BY MICHAEL WALTON
LAKE LEELANAU — A former Air Force officer turned humanitarian activist is expected to speak today about how St. Mary School students' charitable efforts benefit the needy in Afghanistan and India.
The event marks the end of the school's "2012 in 2012," service project, an effort students launched after retired Col. Victor Kuchar visited St. Mary in January.
Then, Kuchar told students about the destitute condition of Afghan refugees, as well as a group of Catholic nuns in India who care for orphans, the sick and the desperate.
"The presentation he gave touched our young children's hearts. You see (Afghans) who are 3 or 4 years old living in a hole with flip flops on their feet, in weather like ours," said Jozell Rexroat, a former St. Mary development director and self-described school volunteer-at-large.
That project's original goal was to collect 2,012 pounds of clothing for Afghan refugees and $2,012 for the Divine Sisters Service, the organization through which the nuns in India operate.
Students instead collected more than 4,000 pounds of clothing and more than $3,700 in roughly two months. Rexroat said she had to stop the clothing drive early because she feared collecting more items than could be easily transported to Afghanistan.
Traverse City-based Advantage Electric volunteered a truck and a driver to take the donations, which students sorted and boxed, to the Air National Guard training base in Alpena. U.S. military officials delivered the goods to Afghanistan from there.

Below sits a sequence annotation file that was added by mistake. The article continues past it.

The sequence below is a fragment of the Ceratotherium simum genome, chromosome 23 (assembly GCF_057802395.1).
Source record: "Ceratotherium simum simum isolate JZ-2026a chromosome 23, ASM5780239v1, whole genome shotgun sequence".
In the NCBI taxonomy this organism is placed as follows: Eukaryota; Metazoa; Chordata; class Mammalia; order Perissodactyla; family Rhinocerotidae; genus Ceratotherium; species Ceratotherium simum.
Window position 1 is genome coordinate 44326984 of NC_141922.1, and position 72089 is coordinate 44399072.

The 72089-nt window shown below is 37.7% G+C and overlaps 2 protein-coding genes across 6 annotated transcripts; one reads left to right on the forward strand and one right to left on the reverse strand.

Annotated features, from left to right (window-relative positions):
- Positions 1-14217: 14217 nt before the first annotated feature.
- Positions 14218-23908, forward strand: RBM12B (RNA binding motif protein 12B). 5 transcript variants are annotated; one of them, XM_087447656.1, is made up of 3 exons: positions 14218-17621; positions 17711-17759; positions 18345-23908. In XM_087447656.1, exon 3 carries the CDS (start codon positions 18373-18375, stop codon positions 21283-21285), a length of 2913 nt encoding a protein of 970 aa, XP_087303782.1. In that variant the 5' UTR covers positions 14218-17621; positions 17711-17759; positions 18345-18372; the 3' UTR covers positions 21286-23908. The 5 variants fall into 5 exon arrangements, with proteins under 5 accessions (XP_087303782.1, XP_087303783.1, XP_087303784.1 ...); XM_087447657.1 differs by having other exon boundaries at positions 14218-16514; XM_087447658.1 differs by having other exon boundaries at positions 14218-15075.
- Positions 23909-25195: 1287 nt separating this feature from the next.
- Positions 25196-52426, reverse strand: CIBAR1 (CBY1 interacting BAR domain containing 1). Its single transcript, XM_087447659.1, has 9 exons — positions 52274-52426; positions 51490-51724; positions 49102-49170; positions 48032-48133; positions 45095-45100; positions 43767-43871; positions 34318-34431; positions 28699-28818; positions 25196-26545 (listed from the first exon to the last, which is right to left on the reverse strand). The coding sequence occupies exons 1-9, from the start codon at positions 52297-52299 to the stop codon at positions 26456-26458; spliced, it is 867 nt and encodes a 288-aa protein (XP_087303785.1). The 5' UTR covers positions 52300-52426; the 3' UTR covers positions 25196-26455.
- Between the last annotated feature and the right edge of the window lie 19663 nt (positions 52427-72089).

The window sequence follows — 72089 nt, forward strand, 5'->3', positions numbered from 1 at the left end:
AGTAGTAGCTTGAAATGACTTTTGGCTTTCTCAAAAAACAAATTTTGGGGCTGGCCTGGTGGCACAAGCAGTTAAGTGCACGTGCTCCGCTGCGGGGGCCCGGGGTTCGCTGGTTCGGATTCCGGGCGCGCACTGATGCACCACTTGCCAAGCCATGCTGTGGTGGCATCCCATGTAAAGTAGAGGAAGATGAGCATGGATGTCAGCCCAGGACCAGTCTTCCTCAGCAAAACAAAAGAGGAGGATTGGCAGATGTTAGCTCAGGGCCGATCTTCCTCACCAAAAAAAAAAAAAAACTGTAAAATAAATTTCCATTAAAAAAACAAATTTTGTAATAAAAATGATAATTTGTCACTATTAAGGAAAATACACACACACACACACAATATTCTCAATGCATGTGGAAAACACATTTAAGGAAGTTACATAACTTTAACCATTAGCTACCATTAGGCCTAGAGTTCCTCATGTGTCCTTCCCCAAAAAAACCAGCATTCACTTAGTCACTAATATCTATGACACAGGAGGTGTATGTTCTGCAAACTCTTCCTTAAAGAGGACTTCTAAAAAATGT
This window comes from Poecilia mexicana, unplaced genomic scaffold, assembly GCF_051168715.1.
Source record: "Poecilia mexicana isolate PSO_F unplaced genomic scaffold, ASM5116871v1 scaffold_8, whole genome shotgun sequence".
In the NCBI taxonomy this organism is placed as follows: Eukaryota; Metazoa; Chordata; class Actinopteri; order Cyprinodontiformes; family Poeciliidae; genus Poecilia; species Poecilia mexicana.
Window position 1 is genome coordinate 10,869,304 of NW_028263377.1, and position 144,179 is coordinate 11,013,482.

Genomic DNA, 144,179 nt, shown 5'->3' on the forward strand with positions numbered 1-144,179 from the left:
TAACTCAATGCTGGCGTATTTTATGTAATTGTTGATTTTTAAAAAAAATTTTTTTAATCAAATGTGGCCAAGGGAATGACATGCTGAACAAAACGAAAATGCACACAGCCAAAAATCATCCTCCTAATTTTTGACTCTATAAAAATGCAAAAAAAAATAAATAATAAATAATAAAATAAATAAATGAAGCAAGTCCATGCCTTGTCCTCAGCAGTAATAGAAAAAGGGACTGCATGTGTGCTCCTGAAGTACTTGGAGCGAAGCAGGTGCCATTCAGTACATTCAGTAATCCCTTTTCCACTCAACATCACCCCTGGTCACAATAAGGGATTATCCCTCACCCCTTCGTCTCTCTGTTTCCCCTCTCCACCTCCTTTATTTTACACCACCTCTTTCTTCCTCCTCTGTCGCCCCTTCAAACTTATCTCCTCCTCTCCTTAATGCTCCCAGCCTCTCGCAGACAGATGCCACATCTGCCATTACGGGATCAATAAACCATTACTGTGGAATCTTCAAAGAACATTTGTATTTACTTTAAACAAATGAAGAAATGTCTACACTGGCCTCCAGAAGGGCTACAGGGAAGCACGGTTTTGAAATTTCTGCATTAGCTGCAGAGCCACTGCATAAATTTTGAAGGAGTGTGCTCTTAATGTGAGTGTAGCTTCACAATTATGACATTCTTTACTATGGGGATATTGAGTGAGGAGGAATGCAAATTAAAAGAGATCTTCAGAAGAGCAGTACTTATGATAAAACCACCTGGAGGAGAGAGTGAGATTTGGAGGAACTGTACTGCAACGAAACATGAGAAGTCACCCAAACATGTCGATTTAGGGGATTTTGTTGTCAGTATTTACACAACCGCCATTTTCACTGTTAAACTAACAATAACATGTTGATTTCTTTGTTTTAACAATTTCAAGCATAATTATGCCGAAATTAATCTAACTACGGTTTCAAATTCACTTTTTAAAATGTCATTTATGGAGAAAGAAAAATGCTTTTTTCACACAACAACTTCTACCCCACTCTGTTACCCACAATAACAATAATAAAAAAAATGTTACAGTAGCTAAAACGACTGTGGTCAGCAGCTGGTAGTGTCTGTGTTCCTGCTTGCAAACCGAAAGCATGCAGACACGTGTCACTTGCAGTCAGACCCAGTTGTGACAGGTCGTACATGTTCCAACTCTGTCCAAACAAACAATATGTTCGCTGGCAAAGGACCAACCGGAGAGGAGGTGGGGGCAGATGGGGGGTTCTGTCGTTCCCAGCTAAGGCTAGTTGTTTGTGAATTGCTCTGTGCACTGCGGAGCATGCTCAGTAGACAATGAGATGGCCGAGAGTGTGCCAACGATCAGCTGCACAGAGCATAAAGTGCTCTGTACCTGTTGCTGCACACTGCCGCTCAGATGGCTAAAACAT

"It should be getting there right about now," Rexroat said.
School officials sent the $3,700 to the Divine Sisters Service last spring.
That money funded completion of a two-story concrete-block building that now houses more than 100 handicapped individuals cared for by nuns, Kuchar said.
Kuchar returned to Afghanistan and India with a St. Mary sign after the school visit. He took photographs in those countries while holding the sign, and those photos will be part of today's presentation, Rexroat said.
Kuchar also will talk to students about starting new projects geared toward helping people in Afghanistan, India and the Traverse City area.
"We don't have to have a Hurricane Katrina or a storm Sandy to reach out to people around the world and in local communities," he said.
Members of the public can attend the presentation, scheduled for 10:30 a.m. in the school's gymnasium.
Kris Popp, St. Mary public relations coordinator, said the school invited several local veterans to hear Kuchar and to attend an annual Thanksgiving lunch that will take place afterward.